The view that an opportunity could emerge from the difficulties facing the plant came today (7 April) from Julian Allwood, Professor of Engineering and Environment at the University of Cambridge.
Last month, letsrecycle.com reported on Professor Allwood’s address to an international car recycling conference in Berlin (see letsrecycle.com story), where he noted that in terms of global steel production, “we already have all the primary production capacity we will ever need”.
Now the professor’s remarks have taken on a new dimension in the wake of Tata Steel’s proposed divestment of its UK steel business, notably the integrated steel producing plant at Port Talbot which produces steel in the traditional primary way.
A sale of the mill is being discussed although closure is an option. One potential buyer is Sanjiv Gupta’s Liberty Group, which favours the development of an electric arc furnace at Port Talbot – and Mr Gupta is a former student of Cambridge University where he studied economics.
Tata’s Port Talbot plant makes steel largely from iron ore, coke and limestone. In contrast an electric arc furnace makes ‘new’ steel primarily from melting scrap steel.
Speaking to letsrecycle.com today, Professor Allwood said: “We have enough pig iron capacity now and forever. While world demand is paused now, it will grow again but there is enough material in the recycling side to meet this future demand.”
He explained that overall “the stock of steel from the last 40 years is still around” and much of this would become available for recycling.
Professor Allwood continued: “The electric arc furnace is better placed for future steel production and there is an opportunity for UK leadership in this area. In the past steel scrap has generally been used to make reinforcing bar. No country or company has yet grasped the bullet in taking the lead on high quality steel recycling.”
The opportunity, he emphasised, is around producing purer steel from ferrous scrap rather than just making more basic reinforcing bar which is normally used in construction products. Instead, by producing purer steel, “We could become world leaders in a technology in a material that would grow in demand.”
The professor reasons that a key factor in the success of electric arc furnaces would be for the furnaces to produce higher quality steels than can be the case now.
This is because the scrap metal used in electric arc furnaces is recycled. Consequently it can contain copper and other non-ferrous materials which means that the final product may have more limited, lower grade steel uses.
Intead, Professor Allwood has called for investment by the metals recycling and end of life vehicle sector in methods to produce higher quality steel scrap, extracting more copper and contrary materials in the metal recycling process.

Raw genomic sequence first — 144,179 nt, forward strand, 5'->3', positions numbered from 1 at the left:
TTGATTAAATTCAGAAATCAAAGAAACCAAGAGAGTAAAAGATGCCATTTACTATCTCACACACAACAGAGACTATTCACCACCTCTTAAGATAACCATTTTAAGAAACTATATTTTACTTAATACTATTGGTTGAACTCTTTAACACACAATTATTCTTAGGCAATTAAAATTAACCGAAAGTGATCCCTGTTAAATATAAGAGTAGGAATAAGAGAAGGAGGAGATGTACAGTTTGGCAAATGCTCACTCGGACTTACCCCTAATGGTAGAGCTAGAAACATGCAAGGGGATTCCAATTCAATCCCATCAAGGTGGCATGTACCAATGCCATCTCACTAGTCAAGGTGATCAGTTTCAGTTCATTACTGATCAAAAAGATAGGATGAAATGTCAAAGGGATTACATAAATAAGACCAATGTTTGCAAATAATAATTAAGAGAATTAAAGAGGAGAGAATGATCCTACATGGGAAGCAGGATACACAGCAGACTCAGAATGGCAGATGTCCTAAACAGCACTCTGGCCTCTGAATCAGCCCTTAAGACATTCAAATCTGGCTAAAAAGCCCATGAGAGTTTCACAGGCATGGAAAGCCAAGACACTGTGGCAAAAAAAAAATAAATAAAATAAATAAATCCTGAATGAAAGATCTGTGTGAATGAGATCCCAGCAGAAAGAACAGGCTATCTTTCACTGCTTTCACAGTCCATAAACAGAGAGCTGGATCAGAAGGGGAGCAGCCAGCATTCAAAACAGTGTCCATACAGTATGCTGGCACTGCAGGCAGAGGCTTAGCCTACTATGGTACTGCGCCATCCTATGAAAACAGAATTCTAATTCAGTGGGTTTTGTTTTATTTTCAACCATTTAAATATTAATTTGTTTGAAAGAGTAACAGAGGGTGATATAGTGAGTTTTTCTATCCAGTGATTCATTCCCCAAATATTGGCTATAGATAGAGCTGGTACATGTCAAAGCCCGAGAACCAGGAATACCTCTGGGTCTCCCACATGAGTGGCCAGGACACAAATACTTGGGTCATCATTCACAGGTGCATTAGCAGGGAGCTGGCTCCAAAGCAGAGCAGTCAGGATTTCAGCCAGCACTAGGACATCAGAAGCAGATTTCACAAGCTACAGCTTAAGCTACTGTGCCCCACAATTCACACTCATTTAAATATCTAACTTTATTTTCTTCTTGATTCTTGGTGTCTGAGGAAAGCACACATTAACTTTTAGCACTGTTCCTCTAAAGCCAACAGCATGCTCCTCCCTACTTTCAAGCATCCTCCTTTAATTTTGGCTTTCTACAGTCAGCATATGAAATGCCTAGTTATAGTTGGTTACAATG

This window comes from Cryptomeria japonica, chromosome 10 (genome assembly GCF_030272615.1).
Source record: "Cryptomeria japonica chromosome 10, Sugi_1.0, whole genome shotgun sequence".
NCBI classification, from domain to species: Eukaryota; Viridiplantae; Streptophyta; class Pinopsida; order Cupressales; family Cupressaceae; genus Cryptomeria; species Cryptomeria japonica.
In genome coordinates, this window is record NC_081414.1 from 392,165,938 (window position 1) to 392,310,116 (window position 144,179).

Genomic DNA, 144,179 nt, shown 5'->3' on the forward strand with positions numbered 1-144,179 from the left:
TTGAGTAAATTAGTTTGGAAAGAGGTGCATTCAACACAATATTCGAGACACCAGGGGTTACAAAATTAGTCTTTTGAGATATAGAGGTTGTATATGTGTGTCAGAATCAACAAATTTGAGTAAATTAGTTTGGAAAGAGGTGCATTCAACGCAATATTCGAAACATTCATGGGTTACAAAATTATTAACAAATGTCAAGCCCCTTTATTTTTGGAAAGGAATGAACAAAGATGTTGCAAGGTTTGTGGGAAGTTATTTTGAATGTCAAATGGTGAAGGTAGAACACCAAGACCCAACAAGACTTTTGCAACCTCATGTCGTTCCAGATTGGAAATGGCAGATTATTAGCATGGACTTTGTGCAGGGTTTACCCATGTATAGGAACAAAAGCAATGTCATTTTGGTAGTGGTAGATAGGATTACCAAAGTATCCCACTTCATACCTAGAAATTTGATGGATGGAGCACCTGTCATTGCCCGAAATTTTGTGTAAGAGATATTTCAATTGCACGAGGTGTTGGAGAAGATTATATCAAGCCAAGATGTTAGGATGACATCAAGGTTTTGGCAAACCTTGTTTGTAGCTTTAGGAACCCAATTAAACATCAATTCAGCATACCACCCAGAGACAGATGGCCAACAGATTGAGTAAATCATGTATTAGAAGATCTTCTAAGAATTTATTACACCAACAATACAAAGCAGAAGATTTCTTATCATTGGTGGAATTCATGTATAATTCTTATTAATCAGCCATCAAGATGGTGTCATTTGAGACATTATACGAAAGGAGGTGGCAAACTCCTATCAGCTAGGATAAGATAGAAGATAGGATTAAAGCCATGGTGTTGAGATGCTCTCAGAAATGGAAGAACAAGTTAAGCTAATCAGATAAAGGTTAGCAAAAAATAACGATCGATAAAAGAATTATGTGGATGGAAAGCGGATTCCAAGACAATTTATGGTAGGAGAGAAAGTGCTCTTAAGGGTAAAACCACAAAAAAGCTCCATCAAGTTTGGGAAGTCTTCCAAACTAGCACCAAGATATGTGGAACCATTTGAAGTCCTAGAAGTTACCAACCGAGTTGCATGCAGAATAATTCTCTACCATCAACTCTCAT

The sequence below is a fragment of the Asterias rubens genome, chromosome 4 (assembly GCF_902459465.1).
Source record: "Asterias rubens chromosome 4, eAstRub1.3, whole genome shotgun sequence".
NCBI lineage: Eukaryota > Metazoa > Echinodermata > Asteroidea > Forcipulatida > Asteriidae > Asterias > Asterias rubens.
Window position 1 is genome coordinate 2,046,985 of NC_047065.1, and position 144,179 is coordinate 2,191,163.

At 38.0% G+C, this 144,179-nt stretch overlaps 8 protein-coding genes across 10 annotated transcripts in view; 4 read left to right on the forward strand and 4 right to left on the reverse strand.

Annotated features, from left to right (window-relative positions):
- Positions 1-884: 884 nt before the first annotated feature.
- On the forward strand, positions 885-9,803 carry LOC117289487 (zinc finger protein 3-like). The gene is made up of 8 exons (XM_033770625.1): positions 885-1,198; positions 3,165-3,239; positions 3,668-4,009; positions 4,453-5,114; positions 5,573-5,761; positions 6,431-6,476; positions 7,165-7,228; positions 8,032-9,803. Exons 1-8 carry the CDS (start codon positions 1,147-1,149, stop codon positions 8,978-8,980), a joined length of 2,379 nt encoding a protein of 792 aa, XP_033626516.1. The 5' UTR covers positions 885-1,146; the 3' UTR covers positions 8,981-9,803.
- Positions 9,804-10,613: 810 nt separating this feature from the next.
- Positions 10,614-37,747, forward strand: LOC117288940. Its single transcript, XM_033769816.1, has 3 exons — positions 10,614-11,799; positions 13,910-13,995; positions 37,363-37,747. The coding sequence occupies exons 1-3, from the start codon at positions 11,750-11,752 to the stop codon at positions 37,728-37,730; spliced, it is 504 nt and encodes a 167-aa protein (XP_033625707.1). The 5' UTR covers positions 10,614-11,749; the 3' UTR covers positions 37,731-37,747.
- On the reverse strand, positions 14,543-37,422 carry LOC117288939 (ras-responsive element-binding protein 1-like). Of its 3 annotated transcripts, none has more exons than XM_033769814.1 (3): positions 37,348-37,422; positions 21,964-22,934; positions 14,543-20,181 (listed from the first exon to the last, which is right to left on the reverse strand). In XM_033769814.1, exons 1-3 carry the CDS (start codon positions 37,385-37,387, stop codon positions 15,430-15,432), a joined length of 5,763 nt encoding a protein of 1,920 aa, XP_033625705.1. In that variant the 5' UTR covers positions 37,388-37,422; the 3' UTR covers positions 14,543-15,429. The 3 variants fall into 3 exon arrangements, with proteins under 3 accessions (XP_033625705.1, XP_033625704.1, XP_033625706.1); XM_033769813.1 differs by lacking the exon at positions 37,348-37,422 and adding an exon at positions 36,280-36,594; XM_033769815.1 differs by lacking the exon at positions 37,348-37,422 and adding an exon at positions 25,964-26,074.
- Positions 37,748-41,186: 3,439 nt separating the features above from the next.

However, this would increase costs for metal recyclers.
One senior metals recycling industry figure told letsrecycle.com: “The metals recycling industry already aims for low residual material. But, what can be achieved will also centre around what is commercially viable for the industry.
“Certainly, if there was an electric arc furnace at Port Talbot there would be a ready supply of material available in the UK, currently about 80% of more than 10 million tonnes of scrap collected is exported.”
In terms of quality, the metals recycling expert said that the move for quality has been led by Nucor in the United States where there is an issue about copper content in ferrous scrap. Nucor is a metal recycler and steel producer via the electric arc route.
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He continued: “In the UK our recognised grades look for low amounts of copper which is why there are references to low residuals. Yes reducing copper even more can be done – the equipment is out there. The problem can be that there will be an extra cost and the concerns have been that one minute buyers will pay one prices and the next minute the price tumbles or demand almost halts as we have seen in recent months.”
If the UK were to support development of an electric arc furnace at Port Talbot with subsidies, he added, then it would be logical for the metals recycling sector to be supported with the development of technologies to help produce “purer scrap”.
The trade association for metal recyclers, BMRA, said that it welcomed efforts to protect the future of the British steel industry. Association chief executive, Robert Fell, said that the electric arc furnace approach “would contrast markedly with the current situation where around 80% of UK scrap steel is exported due to a lack of a domestic market”.